Saturday, June 18, 2016

A Bike Ride and a Bit of DC History




 It's a beautiful June day: the sun is shining, the humidity and temperature are low, and there's nothing to hold me back from a nice bike ride along the Potomac. If you don't know, the DC area is pretty bike-friendly. I live near the Custis Trail, which runs through Arlington, passes by the Key Bridge (into Georgetown in DC), then continues south along the river, past Memorial Bridge and Arlington Cemetery, and continuing on to Mount Vernon. I don't do it often, but I've been known to bike the 4.5 miles from home, down the Custis Trail, across Memorial Bridge, and around the Lincoln Memorial to work.
Today was less ambitious. I drove (avec bike) to the marina near the Navy-Merchant Marine Memorial. I hopped on my bike, went underneath the George Washington Parkway, came up, rode along beside the GW Parkway, and then went up onto the 14th Street Bridge.

Now, the 14th Street Bridge across the Potomac is actually a complex of bridges. There is the double-span bridge carrying cars across on I-395, there's a span carrying US Route 1, and there's a Metro and a railroad bridge, too. What a lot of people (consistently) forget is that DC really does have a long history. The site of the 14th Street Bridge today was the approximate site of the Long Bridge in the 19th century. That bridge was, well, a long bridge--about a mile long, linking Alexandria to Washington City. You had to pay a toll to get across, and during the war it was heavily guarded, as were the other bridges (further up the river, there was the Aqueduct Bridge near present day Key Bridge and the Chain Bridge, on the same site as today's Chain Bridge). Memorial Bridge, Roosevelt Bridge, and the two Beltway Bridges (the American Legion and Wilson Bridges) wouldn't exist for a long time.

[By the way, on the Virginia side, there's a Long Bridge Park with playing fields. It's right beside Reagan National Airport, so it's a great place to see the planes fly directly overhead at very low altitudes.]

After crossing the bridge, I passed by the George Mason Memorial. Poor Mason; his memorial was looking a little shabby today. I think they're doing some work. Most people who don't go to George Mason University aren't familiar with Mason, who was a Patriot from Virginia who was not a big fan of the Constitution when it was first written. In any case, just beyond that is the Jefferson Memorial. You know: the round, white, neo-classical temple right on the Tidal Basin, with a large black statue of Thomas Jefferson inside. It gets a lot exposure in cherry blossom photos, because it's absolutely stunning when the blossoms are at their peak.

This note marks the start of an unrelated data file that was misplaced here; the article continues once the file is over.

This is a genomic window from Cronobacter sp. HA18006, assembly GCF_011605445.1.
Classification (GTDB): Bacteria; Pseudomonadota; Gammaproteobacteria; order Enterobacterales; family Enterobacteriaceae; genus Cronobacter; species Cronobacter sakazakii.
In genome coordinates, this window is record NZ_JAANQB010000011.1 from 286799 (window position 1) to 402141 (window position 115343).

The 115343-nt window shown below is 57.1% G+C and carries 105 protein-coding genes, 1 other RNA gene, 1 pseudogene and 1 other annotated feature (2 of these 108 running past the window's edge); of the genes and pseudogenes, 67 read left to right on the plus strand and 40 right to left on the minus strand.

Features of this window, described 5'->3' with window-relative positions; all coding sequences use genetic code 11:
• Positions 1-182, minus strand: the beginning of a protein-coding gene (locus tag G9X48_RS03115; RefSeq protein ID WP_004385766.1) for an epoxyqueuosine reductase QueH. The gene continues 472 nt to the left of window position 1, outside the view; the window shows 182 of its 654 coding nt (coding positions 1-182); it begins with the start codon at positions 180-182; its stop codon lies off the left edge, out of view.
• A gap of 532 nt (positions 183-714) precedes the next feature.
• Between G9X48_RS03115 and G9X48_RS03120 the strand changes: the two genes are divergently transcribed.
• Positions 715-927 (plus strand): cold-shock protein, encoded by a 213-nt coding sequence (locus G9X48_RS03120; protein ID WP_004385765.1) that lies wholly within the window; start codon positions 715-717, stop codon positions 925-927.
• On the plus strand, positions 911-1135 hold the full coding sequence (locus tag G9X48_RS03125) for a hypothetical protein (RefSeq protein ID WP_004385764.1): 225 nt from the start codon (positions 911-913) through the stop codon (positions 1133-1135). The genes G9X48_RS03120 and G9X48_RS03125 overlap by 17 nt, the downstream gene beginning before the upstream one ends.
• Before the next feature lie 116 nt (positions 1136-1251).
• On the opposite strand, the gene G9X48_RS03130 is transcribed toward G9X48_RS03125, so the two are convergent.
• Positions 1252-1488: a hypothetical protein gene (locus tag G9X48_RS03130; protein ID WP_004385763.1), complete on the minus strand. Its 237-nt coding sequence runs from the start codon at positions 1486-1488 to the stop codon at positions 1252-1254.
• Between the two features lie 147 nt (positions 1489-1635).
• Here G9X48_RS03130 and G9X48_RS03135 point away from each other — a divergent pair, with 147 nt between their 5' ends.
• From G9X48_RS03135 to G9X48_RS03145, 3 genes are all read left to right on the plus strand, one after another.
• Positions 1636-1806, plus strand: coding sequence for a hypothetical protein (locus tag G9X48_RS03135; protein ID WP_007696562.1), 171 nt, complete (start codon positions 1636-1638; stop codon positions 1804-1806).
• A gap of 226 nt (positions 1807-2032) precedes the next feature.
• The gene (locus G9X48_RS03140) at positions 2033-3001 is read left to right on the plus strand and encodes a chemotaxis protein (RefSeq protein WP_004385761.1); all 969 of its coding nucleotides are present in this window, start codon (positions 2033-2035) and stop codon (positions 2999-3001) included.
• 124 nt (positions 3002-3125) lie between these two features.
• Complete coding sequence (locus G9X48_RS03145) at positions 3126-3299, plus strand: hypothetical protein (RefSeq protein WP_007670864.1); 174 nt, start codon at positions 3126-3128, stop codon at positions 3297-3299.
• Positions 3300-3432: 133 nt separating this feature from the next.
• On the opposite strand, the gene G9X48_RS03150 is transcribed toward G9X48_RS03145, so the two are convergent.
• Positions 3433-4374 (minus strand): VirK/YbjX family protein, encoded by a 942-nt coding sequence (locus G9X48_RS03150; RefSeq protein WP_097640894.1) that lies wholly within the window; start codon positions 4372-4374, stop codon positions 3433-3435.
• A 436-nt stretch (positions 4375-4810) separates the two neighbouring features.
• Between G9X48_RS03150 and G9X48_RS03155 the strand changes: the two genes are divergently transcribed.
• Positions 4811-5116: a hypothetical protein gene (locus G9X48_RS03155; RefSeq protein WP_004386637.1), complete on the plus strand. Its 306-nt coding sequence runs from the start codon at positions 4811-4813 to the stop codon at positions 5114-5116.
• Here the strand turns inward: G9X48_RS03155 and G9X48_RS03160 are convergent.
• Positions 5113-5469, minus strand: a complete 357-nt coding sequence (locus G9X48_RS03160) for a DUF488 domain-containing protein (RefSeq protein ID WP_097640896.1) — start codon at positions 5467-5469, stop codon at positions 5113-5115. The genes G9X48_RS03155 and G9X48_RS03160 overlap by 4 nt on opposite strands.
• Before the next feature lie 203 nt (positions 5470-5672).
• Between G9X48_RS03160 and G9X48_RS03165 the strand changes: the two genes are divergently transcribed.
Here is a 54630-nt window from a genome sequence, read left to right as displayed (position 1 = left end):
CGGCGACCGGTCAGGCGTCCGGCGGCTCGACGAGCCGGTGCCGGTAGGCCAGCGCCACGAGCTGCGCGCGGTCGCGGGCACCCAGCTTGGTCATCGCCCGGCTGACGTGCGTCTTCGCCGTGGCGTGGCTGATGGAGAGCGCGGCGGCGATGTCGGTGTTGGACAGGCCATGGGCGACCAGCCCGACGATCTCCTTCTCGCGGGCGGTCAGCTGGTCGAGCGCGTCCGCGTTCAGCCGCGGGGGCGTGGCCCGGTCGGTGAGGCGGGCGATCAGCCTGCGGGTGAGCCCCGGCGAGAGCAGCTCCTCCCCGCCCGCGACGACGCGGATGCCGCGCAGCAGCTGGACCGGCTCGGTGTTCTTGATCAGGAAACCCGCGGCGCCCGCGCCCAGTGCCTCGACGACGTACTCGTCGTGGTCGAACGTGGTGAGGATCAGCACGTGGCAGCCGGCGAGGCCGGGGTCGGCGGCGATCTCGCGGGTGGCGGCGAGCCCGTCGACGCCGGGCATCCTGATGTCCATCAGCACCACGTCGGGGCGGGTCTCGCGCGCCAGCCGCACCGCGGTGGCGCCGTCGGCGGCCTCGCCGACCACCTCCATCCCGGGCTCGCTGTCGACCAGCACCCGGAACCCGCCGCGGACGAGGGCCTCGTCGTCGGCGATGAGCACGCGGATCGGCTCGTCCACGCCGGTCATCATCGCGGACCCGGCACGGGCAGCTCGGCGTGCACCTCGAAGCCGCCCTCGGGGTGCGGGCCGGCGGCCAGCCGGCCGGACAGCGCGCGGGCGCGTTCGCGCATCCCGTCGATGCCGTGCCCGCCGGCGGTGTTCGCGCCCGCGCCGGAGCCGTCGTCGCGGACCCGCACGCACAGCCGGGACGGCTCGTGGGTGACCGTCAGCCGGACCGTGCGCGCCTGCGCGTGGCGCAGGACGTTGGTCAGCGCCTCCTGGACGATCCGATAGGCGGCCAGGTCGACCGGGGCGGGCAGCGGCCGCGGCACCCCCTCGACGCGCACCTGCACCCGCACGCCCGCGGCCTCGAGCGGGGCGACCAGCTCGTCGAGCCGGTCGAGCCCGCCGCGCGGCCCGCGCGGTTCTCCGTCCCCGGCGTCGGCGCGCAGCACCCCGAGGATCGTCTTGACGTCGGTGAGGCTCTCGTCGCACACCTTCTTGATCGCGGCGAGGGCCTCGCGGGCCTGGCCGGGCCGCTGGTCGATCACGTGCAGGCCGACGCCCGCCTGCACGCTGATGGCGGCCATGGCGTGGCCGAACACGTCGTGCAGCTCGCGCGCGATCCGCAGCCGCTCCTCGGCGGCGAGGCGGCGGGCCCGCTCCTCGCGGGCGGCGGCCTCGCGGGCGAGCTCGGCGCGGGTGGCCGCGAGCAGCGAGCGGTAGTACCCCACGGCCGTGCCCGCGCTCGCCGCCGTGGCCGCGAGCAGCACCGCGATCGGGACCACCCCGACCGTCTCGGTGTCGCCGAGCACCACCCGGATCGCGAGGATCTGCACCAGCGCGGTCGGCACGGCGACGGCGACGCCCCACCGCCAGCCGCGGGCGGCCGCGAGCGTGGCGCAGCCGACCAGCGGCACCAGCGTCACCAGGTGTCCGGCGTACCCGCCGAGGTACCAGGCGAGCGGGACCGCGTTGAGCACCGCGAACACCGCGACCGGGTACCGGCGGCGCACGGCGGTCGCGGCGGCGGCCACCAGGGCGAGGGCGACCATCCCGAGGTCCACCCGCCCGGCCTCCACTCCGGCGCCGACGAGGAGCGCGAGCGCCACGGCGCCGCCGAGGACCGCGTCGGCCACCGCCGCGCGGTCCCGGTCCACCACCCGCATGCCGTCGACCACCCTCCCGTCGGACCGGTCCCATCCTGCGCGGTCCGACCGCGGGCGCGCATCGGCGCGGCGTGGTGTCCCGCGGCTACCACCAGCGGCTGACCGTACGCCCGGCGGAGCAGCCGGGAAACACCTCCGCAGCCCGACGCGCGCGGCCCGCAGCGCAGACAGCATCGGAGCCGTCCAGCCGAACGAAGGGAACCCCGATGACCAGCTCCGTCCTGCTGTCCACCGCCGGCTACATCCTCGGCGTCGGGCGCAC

Today, the Memorial was swarming with visitors. There's a broad plaza out front looking down to the water, and all along the Tidal Basin are pleasant, shady spots to spend a sunny June afternoon. There was a huge group of bikers in bow-ties, bowler hats, and pretty summer dresses--a wedding party, perhaps. A lot of paddle-boaters were out on the water, soaking up the sun.

A hundred and fifty years ago, of course, none of this was there. I don't just mean the Memorial wasn't there. That seems fairly obvious; it was built in the '30's. No, what I mean is that there wasn't even land there. This area, and the area north of it where the MLK Memorial and Lincoln Memorial now stand, was a tidal flat. In fact, the water went all the way up to the front yard of the White House, to what is now Constitution Avenue. Where the National Mall is now, there was a poorly drained creek called Tiber Creek. It wasn't until the late 19th century that the land was reclaimed. One little reminder of that is the old Lockkeeper's House on Constitution Ave. and 17th St. There was a canal there once upon a time, complete with locks, but now it's just landlocked (pun intended).
On my way back, I paused to look west and took a picture of the Pentagon (see below). Built during World War Two, it's a low-slung, unassuming building. I drove past it on the highway many times before realizing what it was.

There's history all over DC--about 225 years' worth of being the capital city, and an even longer history for Georgetown and nearby Alexandria. You just have to look. It's important to look around and recognize what a beautiful city this is, but also to recall how much it's changed along with this country. And it's absolutely worth the time to take a bike ride around the area and look not just at the monuments but at how they got to be there.


It's hard to tell, but that's the Pentagon.

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